Uxbridge & Ruislip South

2015 Result:
Conservative: 22511 (50.4%)
Labour: 11816 (26.4%)
Lib Dem: 2215 (5%)
Green: 1414 (3.2%)
UKIP: 6346 (14.2%)
TUSC: 180 (0.4%)
Loony: 72 (0.2%)
Independent: 14 (0%)
Others: 120 (0.3%)
MAJORITY: 10695 (23.9%)

Category: Very safe Conservative seat

Geography: Greater London. Part of Hillingdon council area.

Main population centres: Uxbridge, Hillingdon, Cowley, Yiewsley, South Ruislip.

Profile: A suburban seat on the fringe of west London, this covers Uxbridge, Hillingdon, Cowley and Yiewsley and then, north of Northolt Aerodrome which runs down the middle of the seat, South Ruislip.This is middle-of-the-road suburbia, hidden away at the end at the far end of the Metropolitan line.

Politics: A relatively safe Conservative seat, it has seen held by the Conservatives since 1970 but not always by large majorities. In 1997 this became the first by-election hold for the Conservatives for 18 years when John Randall was returned following the death of Michael Shersby, the first time the Tories had held a seat at a by-election since William Hague held Richmond in 1989. Since 2015 it has been the new seat of Boris Johnson, elected MP while still serving as London Mayor.


Current MP
BORIS JOHNSON (Conservative) Born 1964, New York, son of former MEP Stanley Johnson. Educated at Eton and Oxford University. Former journalist, author and editor of the Spectator. MP for Henley 2001-2008, Mayor of London since 2008. First elected as MP for Uxbridge & Ruislip South in 2015. Shadow higher education minister 2005-2007. Instantly recognisable by his dishevelled appearance, blond thatch of hair and bumbling public-schoolboy mannerisms, Boris Johnson has become a media celebrity through appearances on Have I Got News For You and a tendency to make gaffes. His first period as an MP saw a brief shadow ministerial career cut short by denials of an affair that turned out to be true and he resigned from Parliament to become Mayor of London. In 2014 he announced he would seek to return to Parliament with the barely disguised ambition to stand as the next party leader.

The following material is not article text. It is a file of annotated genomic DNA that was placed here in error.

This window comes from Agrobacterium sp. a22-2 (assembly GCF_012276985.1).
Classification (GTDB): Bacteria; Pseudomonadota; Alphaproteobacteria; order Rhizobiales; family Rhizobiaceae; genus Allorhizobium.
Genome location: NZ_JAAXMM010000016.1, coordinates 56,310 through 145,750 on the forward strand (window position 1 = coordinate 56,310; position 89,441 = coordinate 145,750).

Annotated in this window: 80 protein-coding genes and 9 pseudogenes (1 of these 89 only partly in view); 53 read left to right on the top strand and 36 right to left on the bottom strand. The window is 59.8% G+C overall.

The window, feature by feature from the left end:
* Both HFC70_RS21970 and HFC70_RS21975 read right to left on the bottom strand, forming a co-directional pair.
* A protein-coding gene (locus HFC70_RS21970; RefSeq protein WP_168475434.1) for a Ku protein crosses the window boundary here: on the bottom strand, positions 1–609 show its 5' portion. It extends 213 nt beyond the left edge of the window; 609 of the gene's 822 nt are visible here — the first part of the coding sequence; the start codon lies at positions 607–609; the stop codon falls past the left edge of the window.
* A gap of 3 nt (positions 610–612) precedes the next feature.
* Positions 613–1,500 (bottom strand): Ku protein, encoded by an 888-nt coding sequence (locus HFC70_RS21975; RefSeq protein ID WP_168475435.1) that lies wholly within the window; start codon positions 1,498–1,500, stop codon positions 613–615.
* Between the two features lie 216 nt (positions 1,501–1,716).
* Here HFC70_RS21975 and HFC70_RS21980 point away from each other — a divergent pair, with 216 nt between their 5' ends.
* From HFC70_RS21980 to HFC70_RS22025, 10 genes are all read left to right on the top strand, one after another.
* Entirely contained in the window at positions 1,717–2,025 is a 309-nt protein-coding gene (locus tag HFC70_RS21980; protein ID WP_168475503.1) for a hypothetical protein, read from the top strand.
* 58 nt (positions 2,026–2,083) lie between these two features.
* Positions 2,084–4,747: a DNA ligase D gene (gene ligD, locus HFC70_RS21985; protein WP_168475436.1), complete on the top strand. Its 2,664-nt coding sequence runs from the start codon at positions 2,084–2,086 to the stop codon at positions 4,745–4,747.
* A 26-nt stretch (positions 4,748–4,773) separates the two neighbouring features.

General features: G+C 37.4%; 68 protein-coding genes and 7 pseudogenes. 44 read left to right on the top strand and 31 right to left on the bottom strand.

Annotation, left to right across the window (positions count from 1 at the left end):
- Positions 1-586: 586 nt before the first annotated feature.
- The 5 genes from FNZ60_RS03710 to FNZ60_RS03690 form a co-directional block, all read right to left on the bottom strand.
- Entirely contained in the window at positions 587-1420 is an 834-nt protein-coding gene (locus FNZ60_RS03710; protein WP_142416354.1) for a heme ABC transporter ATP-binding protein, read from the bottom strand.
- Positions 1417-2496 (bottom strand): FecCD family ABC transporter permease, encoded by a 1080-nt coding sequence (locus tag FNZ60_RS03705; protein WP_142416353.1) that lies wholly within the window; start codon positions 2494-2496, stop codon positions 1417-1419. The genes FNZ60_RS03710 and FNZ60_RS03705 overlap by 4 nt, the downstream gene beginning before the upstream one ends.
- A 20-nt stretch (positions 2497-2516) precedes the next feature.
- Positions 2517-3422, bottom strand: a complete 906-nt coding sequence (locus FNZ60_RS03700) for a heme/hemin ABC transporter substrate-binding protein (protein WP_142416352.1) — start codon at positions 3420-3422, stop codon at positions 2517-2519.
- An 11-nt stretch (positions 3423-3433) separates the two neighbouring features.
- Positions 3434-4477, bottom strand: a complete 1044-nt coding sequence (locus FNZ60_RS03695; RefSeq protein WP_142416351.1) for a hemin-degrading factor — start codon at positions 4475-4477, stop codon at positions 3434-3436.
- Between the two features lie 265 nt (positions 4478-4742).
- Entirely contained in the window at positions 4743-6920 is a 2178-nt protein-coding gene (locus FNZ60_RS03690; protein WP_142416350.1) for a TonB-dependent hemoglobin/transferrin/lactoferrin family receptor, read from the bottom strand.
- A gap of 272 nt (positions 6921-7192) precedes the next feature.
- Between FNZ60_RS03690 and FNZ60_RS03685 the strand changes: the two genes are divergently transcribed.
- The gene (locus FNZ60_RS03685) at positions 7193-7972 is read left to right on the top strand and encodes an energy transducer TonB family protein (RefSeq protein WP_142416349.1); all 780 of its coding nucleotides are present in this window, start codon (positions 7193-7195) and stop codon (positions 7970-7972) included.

Past Results
2010
Con: 21758 (48%)
Lab: 10542 (23%)
LDem: 8995 (20%)
BNP: 1396 (3%)
Oth: 2385 (5%)
MAJ: 11216 (25%)
2005*
Con: 16840 (49%)
Lab: 10669 (31%)
LDem: 4544 (13%)
BNP: 763 (2%)
Oth: 1562 (5%)
MAJ: 6171 (18%)
2001
Con: 15751 (47%)
Lab: 13653 (41%)
LDem: 3426 (10%)
UKIP: 588 (2%)
MAJ: 2098 (6%)
1997
Con: 18095 (44%)
Lab: 17371 (42%)
LDem: 4528 (11%)
Oth: 398 (1%)
MAJ: 724 (2%)

*There were boundary changes after 2005, name changed from Uxbridge

Demographics
2015 Candidates
BORIS JOHNSON (Conservative) Born 1964, New York, son of former MEP Stanley Johnson. Educated at Eton and Oxford University. Journalist and author, former editor of the Spectator. MP for Henley 2001-2008, Mayor of London since 2008. Shadow higher education minister 2005-2007. Instantly recognisable by his dishevelled appearance, blond thatch of hair and bumbling public-schoolboy mannerisms, Boris Johnson has become a media celebrity through appearances on Have I Got News For You and a tendency to make gaffes. His first period as an MP saw a brief shadow ministerial career cut short by denials of an affair that turned out to be true and he resigned from Parliament to become Mayor of London. In 2014 he announced he would seek to return to Parliament with the barely disguised ambition to stand as the next party leader.
CHRIS SUMMERS (Labour) BBC journalist. Ealing councillor since 2010.